Jesus humbled himself by taking on the nature of a human. While humility is often seen as a virtue in modern culture, people did not “humble themselves” in the Greco-Roman world. Someone who was humble was lowly and weak, even servile. That man should humble or belittle himself is rejected. To suffer misfortune and humble oneself “is quite unnecessary, vain and irrational”  (Plutatch De exilio, 1 (II, 599b). In the Hebrew Bible, to “be humbled” is associated with punishment. God humbles the proud (1 Sam 2:7).  The word appears in LXX Isa 53:8, describing the humiliation of the suffering servant.

Not only did Jesus become a slave, he was a slave who was executed by crucifixion, the most shocking horror in the Roman world.  Jesus therefore goes from the highest place imaginable, equality with God, to the lowest, death on the cross.

Because he was obedient and suffered innocently, God vindicated Jesus exalting him to the highest place imaginable. The verb Paul uses for “exalted” (ὑπερυψόω) is not the usual one in the New Testament, it only appears here, but it also in Ps 96.9 (the verb is repeated many times in Odes 8:52-88). It is possible Paul has this verse in mind in Phil 2:9-11, the Most High  ὁ ὕψιστος of that verse is God himself, and he is exalted above the earth and far above all other gods. This exaltation refers to the resurrection (cf. 1 Cor 15), but also the ascension in Acts 1 and Rev 4-5.

Because he was obedient and suffered innocently, God gave to Jesus the highest name imaginable. In the Roman world the name of the emperor was venerated as divine on coins and inscriptions. Yet Jesus has been given a name that is above every name, including the Roman emperor! And because he was obedient and suffered innocently, God will put everything under the Lordship of Jesus.  Heaven, earth, and under the earth all will acknowledge that Jesus is Lord.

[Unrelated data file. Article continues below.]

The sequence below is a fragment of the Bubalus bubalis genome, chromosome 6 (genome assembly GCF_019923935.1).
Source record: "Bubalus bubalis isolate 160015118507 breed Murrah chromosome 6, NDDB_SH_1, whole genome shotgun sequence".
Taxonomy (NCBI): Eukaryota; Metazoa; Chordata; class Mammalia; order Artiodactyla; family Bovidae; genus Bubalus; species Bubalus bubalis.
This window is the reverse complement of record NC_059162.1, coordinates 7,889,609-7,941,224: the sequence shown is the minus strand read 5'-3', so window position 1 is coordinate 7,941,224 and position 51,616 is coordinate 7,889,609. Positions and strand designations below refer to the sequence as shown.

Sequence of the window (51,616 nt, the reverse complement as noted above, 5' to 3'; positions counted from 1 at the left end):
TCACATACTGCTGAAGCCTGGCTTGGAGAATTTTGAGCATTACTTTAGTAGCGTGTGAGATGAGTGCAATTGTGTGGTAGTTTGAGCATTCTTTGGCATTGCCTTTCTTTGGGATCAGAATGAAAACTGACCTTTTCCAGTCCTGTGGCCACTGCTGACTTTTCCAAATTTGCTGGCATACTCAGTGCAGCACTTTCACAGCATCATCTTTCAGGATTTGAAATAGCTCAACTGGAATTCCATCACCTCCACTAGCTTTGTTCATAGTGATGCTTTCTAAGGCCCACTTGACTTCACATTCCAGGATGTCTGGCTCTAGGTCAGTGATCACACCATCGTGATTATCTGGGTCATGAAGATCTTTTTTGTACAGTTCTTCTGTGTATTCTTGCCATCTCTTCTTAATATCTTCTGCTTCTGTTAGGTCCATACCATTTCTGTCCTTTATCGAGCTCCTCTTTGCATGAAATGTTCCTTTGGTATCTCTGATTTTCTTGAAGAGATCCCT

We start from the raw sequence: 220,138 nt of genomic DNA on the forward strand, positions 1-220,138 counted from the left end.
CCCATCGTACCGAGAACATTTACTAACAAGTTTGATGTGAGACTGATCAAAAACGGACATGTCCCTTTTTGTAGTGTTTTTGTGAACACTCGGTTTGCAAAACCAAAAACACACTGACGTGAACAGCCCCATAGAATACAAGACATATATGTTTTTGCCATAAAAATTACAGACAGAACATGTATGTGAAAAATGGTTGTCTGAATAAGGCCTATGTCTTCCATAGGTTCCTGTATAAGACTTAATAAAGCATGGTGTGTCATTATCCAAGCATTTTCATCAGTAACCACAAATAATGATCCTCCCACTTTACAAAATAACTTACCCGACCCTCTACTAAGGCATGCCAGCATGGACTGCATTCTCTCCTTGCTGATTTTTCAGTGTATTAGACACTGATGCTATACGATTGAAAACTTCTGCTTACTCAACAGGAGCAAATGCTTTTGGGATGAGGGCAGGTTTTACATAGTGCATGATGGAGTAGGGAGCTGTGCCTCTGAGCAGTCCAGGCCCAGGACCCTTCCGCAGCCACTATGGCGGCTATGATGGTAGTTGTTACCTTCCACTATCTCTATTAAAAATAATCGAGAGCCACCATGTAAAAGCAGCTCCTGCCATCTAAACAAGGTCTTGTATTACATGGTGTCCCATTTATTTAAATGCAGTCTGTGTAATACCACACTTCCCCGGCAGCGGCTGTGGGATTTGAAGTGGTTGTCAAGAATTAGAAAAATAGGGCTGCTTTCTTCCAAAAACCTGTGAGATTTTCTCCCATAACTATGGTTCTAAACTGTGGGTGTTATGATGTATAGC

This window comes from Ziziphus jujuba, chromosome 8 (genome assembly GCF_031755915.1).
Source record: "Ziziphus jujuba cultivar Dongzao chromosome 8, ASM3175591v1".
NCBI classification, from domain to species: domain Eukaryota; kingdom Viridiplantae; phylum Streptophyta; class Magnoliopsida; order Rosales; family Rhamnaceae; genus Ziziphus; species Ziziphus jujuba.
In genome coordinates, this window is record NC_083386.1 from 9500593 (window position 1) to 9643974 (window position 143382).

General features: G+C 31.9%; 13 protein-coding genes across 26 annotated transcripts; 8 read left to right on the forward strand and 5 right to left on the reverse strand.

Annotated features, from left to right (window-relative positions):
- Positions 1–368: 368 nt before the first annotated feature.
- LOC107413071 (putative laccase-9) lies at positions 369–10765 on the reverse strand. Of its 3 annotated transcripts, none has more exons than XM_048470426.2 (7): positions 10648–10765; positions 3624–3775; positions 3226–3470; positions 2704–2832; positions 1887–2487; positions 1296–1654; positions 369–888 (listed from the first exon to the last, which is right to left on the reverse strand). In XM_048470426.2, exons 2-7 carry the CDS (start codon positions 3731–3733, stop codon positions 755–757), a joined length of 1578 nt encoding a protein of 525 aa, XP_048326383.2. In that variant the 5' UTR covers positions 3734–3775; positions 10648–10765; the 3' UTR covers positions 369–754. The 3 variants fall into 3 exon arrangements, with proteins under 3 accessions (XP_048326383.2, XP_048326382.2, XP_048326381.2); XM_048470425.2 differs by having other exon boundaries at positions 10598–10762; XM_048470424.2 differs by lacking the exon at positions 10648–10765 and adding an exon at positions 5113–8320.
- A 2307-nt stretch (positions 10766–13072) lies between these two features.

CaesarAll this implies that Caesar is not the true lord of this world.  Paul was not anti-Rome, although his gospel did subvert the social order by advocating Jesus as the Lord.  As I read Paul, I think Hellerman (Embracing Shared Ministry, 168) is right that Paul is not consciously anti-Imperial, he in no way was advocating some sort of rebellion against the Empire. But the Gospel was so radical that it would erode the Empire if that Gospel practiced consistently. Perhaps the sad story of Church history is that by the time Christianity was the majority religion, it had become thoroughly Roman with respect to honor and status.

Jesus is therefore the true Lord of this world and all of creation ought to recognize that lordship. It is quite remarkable that Paul never suggested the Christians openly rebel against Rome. That would have been a futile effort since there were so few Christians. What he did tell the Philippian church is that they ought to have the same attitude as Jesus. This sort of humility was counter to the Greco-Roman world and slowly brought down the Empire.

More important, this sort of humility is counter to Western/American culture, even in the church. If Paul says “Jesus is Lord, Caesar is not,” should we also say, “Jesus is Lord, America is not”?